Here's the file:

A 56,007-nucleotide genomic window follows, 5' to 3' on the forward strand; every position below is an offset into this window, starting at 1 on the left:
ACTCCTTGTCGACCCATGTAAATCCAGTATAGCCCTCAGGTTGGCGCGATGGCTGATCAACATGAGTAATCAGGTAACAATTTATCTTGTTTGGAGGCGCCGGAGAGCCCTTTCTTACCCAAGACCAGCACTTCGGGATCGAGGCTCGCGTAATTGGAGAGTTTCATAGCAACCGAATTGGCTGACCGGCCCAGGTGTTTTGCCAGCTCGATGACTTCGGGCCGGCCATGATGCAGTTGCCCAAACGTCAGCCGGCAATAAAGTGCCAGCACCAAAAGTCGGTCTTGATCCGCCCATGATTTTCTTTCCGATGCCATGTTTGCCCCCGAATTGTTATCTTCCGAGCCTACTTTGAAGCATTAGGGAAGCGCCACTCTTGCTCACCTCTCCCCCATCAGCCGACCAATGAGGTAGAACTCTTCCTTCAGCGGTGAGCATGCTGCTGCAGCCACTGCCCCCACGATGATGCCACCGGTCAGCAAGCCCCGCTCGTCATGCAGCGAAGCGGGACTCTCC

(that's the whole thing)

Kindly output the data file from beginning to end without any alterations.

A 56,007-nucleotide genomic window follows, 5' to 3' on the forward strand; every position below is an offset into this window, starting at 1 on the left:
ACTCCTTGTCGACCCATGTAAATCCAGTATAGCCCTCAGGTTGGCGCGATGGCTGATCAACATGAGTAATCAGGTAACAATTTATCTTGTTTGGAGGCGCCGGAGAGCCCTTTCTTACCCAAGACCAGCACTTCGGGATCGAGGCTCGCGTAATTGGAGAGTTTCATAGCAACCGAATTGGCTGACCGGCCCAGGTGTTTTGCCAGCTCGATGACTTCGGGCCGGCCATGATGCAGTTGCCCAAACGTCAGCCGGCAATAAAGTGCCAGCACCAAAAGTCGGTCTTGATCCGCCCATGATTTTCTTTCCGATGCCATGTTTGCCCCCGAATTGTTATCTTCCGAGCCTACTTTGAAGCATTAGGGAAGCGCCACTCTTGCTCACCTCTCCCCCATCAGCCGACCAATGAGGTAGAACTCTTCCTTCAGCGGTGAGCATGCTGCTGCAGCCACTGCCCCCACGATGATGCCACCGGTCAGCAAGCCCCGCTCGTCATGCAGCGAAGCGGGACTCTCC